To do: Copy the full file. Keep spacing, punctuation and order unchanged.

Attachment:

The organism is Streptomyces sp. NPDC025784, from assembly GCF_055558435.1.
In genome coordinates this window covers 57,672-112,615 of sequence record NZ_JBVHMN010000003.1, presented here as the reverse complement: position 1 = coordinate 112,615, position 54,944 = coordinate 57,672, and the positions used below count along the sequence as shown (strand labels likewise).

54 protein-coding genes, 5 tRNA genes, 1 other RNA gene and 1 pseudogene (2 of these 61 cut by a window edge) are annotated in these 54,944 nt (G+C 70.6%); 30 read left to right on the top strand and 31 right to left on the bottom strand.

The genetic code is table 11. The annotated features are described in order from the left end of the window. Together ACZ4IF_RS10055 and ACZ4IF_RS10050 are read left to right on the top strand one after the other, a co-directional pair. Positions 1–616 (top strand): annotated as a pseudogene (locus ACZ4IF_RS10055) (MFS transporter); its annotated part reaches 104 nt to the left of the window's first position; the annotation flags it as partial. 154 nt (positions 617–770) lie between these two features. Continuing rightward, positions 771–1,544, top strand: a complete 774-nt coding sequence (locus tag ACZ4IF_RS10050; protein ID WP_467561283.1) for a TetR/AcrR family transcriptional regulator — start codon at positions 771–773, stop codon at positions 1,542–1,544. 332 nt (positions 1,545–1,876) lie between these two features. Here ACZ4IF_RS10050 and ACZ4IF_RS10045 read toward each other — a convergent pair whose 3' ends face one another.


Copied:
The organism is Streptomyces sp. NPDC025784, from assembly GCF_055558435.1.
In genome coordinates this window covers 57,672-112,615 of sequence record NZ_JBVHMN010000003.1, presented here as the reverse complement: position 1 = coordinate 112,615, position 54,944 = coordinate 57,672, and the positions used below count along the sequence as shown (strand labels likewise).

54 protein-coding genes, 5 tRNA genes, 1 other RNA gene and 1 pseudogene (2 of these 61 cut by a window edge) are annotated in these 54,944 nt (G+C 70.6%); 30 read left to right on the top strand and 31 right to left on the bottom strand.

The genetic code is table 11. The annotated features are described in order from the left end of the window. Together ACZ4IF_RS10055 and ACZ4IF_RS10050 are read left to right on the top strand one after the other, a co-directional pair. Positions 1–616 (top strand): annotated as a pseudogene (locus ACZ4IF_RS10055) (MFS transporter); its annotated part reaches 104 nt to the left of the window's first position; the annotation flags it as partial. 154 nt (positions 617–770) lie between these two features. Continuing rightward, positions 771–1,544, top strand: a complete 774-nt coding sequence (locus tag ACZ4IF_RS10050; protein ID WP_467561283.1) for a TetR/AcrR family transcriptional regulator — start codon at positions 771–773, stop codon at positions 1,542–1,544. 332 nt (positions 1,545–1,876) lie between these two features. Here ACZ4IF_RS10050 and ACZ4IF_RS10045 read toward each other — a convergent pair whose 3' ends face one another.